“So in fact what we have here is a real and significant success story on the part of the council. Where bonfires were causing a risk to property or life, the council has intervened, material has been removed, with the support of residents, community organisations and elected representatives, most recently demonstrated this July past.”

He added: “It is a further attempt by Sinn Fein to suppress and undermine culture. There can be no other explanation for that, it is an attempt to strangle the tradition by layers of bureaucracy. It is a provocative policy, and will reinforce the views of many that Sinn Fein want to eradicate unionist and loyalist culture. It is likely to provoke a reaction from some, making things worse.”

DUP Alderman Brian Kingston: “The proposal brought forward by Sinn Fein gives the appearance of a party that is not connected at community level, that is not grounded in realities. It gives the appearance of a party that sits away in an office somewhere and imagines how things should be, and has a lack of reality.”

Sinn Fein Councillor Ciaran Beattie said: “There is no fence for us to sit on tonight. The decision for all members of this council is clear. You either stand on the side of the law-abiding citizens of this city, or you stand on the side of those who break the law by burning toxic bonfires in our parks.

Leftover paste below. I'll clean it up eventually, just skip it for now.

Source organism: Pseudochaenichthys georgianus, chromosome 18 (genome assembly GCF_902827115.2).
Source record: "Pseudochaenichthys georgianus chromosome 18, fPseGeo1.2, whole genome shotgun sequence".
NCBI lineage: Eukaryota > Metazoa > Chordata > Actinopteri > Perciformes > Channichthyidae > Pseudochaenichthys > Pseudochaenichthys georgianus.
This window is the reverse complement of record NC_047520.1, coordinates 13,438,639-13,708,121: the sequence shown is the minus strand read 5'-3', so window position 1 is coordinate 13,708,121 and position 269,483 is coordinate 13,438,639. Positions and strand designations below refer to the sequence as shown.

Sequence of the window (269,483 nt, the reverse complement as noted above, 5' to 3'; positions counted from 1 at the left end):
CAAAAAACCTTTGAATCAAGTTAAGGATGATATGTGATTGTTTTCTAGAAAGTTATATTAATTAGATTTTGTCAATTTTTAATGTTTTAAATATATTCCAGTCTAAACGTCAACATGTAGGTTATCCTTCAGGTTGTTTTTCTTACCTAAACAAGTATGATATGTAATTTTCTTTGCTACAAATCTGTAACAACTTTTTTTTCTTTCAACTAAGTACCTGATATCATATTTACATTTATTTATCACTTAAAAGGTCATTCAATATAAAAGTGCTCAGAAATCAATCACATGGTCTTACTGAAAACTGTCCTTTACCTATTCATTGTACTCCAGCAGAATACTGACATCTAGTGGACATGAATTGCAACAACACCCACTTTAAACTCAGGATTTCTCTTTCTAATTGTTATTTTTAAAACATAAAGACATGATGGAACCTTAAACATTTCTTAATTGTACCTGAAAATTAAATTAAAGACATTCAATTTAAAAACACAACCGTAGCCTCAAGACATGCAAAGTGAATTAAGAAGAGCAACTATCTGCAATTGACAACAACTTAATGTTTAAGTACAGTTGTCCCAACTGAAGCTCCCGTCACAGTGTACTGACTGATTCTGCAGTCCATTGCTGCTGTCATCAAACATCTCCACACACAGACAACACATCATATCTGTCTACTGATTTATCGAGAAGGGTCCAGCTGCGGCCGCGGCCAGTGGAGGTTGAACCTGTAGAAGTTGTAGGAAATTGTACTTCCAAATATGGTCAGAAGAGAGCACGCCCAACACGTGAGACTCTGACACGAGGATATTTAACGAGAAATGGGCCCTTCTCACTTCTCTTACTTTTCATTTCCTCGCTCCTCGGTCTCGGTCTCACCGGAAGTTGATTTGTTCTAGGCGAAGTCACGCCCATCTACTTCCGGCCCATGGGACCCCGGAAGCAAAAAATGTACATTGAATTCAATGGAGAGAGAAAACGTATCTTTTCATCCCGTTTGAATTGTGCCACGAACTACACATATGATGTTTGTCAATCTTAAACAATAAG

“You either stand beside those who rightly are concerned about the environment or you stand on the side of those who burn toxic waste in our parks. You stand on the side of those whose homes are boarded up in July, who have to be evacuated from their homes, who have to have their homes hosed down, or you stand on the side of those who build illegal bonfires. That is the clear choice we have in front of us tonight.”

He said the Alliance motion was “cowardice” and was “not facing the issue,” and added “I don’t think anyone will take the Green party seriously after tonight.”

He said: “This will happen, whether it goes through tonight or not. This is the direction of travel that we are all on, it is something we are going to have to face down the line. The Alliance says they support regulation, so when are they actually going to support it?”

Green Party Councillor Mal O’Hara said: “Some of the unionist councillors here have shown real leadership within their own communities, they received threats and been called all sorts, because of the work they have done to bring communities with them towards more positive expressions of culture.”

He added: “We are concerned the original Sinn Fein motion will be viewed as a diktat by some communities in our city. It runs the risk of undoing the hard work of building relationships and supporting communities to change.”

He said: “As usual, when things get held up or blocked at Stormont, Belfast City Council becomes an alternative battleground for proxy culture wars.”